In 1975 I was a rabid fan of all forms of racing, but especially of the Trans-Am road race series for “muscle cars” that was by then past its prime, and the Can-Am series of road races for “run-what-you-brung” monsters that was about to end. In both cases the demise of the series was due to many factors, but key was the dominance of Mark Donahue in both, as the lead driver of Penske racing.
In those days my view of racing (and almost everything else) was extremely romantic. The best looking car should win. The Penske cars were always the best looking, so it was only natural that they won so much. The reality, of course, was that they were the best looking cars because they had received the most development and had the most money spent on them. The Sunoco blue paint jobs were gorgeous, but the real beauty was in the handling and braking systems underneath, which Donahue had been tirelessly pursuing with the zeal of an engineer never satisfied.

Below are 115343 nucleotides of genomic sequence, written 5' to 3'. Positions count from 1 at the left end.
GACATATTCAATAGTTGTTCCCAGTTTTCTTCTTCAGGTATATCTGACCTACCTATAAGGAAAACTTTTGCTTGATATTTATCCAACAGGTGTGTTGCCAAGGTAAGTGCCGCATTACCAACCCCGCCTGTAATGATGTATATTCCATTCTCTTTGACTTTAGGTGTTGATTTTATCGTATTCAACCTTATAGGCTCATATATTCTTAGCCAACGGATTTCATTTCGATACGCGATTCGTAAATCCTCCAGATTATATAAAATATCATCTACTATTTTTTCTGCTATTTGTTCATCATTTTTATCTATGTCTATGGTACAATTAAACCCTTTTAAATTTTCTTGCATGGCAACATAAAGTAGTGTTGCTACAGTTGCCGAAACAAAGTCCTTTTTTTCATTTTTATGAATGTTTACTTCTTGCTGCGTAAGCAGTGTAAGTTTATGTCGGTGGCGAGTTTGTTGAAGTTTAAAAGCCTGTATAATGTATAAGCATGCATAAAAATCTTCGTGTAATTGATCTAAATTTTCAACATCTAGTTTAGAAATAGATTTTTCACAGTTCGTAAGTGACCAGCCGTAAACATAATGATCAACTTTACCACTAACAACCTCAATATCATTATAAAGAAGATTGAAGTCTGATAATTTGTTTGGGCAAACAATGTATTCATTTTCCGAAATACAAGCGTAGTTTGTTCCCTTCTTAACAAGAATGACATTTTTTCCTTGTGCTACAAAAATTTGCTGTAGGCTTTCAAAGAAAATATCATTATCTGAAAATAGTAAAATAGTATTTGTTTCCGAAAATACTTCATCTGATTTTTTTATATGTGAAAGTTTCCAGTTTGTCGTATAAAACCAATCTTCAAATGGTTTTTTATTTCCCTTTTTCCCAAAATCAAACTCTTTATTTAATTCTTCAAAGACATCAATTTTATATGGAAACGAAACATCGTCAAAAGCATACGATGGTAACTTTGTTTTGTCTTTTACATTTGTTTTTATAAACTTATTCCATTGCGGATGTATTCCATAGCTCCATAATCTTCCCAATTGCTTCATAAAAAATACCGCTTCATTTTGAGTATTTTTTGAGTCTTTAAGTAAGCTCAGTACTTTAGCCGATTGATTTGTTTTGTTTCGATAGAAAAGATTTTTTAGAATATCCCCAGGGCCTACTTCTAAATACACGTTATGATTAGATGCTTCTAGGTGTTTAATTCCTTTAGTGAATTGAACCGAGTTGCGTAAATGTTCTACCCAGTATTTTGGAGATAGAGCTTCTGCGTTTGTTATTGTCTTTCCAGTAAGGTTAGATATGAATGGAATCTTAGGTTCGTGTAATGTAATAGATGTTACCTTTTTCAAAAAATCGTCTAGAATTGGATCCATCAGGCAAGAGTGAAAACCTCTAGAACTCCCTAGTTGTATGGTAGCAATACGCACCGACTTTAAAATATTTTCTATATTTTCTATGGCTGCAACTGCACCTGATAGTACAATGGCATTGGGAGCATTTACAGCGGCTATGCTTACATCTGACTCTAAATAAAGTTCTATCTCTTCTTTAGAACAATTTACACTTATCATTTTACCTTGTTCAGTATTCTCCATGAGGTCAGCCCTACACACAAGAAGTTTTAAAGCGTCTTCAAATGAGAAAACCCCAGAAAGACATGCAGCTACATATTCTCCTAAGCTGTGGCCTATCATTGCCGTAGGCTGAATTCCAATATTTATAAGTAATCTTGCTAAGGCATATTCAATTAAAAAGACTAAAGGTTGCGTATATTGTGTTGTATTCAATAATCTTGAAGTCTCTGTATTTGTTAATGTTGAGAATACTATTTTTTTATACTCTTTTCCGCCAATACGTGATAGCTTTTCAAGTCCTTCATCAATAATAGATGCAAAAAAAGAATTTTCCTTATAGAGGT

The first time I read the book I felt sorry for Donahue. I admired him so much, and yet it seemed to me that he’d attained all this success and had never really enjoyed any of it. By the time dinner was done after one race he was already thinking about the next race and the next car and what could be done to improve performance.
This time through the book I realized that he was enjoying it mightily, but not in a way that I could comprehend in 1975. That was before I served two years as president of the district teachers’ union, before I had a lot of success in coaching, and before I learned a different way to appreciate success.
I was president (1976-1978) during a very tumultuous time. The first strike vote, the first contract, the second strike vote, the first actual strike, three different superintendents, one building that burned down, and, just as I left office, the 2nd strike.